Retailers have been relatively cautious when it comes to inventory building because of tight margins, fierce competition, and price discounting. However, since consumer spending and the housing market will be the main drivers of economic growth for the next couple of years, IHS expects retail inventory growth to outpace wholesale and manufacturing inventories by a considerable margin in the period 2015-2017 (see Figure 2). We are currently forecasting increases in real retail inventories of 3.4 percent in 2015, 4.9 percent in 2016, and 4.1 percent in 2017.

Manufacturing inventories are expected to be considerably weaker, with exports handicapped by weak global markets and the strong dollar. We expect real manufacturing inventories to increase 0.9 percent in 2015, and then 1.7 percent in 2016 and 1.8 percent in 2017.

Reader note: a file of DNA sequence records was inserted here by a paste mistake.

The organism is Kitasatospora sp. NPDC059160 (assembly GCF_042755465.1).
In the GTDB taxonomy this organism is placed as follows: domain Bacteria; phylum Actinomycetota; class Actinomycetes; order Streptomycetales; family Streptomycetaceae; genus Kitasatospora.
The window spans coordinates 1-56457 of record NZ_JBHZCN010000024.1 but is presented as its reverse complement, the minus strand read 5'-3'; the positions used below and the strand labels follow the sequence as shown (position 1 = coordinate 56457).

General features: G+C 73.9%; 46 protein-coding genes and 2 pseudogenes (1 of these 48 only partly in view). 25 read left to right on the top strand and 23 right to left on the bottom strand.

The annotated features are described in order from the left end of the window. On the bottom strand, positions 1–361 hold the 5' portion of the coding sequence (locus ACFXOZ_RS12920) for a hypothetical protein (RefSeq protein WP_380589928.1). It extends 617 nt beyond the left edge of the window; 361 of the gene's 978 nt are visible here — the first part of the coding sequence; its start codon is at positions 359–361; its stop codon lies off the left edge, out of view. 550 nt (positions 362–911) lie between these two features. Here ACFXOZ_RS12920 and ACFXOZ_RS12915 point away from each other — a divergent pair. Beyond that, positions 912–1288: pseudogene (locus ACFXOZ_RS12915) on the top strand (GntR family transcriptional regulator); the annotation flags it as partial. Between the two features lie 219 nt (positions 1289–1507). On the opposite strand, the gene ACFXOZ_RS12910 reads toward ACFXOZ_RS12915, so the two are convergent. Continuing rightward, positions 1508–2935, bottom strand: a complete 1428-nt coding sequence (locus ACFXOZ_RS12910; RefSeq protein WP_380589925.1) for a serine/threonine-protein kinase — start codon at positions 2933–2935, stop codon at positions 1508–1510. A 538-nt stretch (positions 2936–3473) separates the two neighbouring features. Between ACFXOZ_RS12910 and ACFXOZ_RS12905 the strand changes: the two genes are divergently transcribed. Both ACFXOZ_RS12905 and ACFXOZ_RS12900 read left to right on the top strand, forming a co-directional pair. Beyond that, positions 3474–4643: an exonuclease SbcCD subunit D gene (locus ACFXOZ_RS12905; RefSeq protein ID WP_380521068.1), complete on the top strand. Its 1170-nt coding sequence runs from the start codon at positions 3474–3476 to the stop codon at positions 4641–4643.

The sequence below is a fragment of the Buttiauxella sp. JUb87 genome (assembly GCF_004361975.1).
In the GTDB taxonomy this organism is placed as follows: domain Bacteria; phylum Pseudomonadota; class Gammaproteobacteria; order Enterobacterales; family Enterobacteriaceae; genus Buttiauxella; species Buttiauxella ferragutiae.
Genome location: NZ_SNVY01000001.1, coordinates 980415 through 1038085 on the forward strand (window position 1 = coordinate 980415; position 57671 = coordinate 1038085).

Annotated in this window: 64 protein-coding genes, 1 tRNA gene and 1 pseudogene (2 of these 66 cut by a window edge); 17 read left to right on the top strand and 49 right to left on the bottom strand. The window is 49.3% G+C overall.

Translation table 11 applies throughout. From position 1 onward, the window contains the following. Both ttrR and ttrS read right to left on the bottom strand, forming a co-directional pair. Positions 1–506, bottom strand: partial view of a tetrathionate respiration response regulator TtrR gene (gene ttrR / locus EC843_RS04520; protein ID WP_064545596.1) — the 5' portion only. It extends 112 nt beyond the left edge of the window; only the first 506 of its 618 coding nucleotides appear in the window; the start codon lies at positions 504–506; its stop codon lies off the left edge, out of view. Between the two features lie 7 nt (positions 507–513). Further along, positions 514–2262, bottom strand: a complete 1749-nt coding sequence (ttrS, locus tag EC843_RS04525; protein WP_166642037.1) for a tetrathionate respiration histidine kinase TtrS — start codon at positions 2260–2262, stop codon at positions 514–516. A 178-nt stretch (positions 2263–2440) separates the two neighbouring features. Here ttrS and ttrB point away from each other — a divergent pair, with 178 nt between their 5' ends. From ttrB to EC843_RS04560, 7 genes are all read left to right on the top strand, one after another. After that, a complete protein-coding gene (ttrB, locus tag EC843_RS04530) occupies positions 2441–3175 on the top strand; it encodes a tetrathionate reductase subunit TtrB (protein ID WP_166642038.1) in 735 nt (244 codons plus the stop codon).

Wholesale inventories have seen a disproportionate buildup in 2014 and the first half of 2015, so their growth rate is expected to slow to 2.1 percent in 2016 and 1.5 percent in 2017. Like manufacturing, wholesale inventories are exposed to the weakness of export markets, which is mitigating growth; however, wholesalers also benefit from strength in sales and inventories on the retail side.

Chris G. Christopher, Jr., Ph.D., CBE is executive director of the U.S. Macro and Global Economics practice at the research and analysis firm IHS Markit. David Deull is a senior economist at the economic research and analysis firm IHS Markit.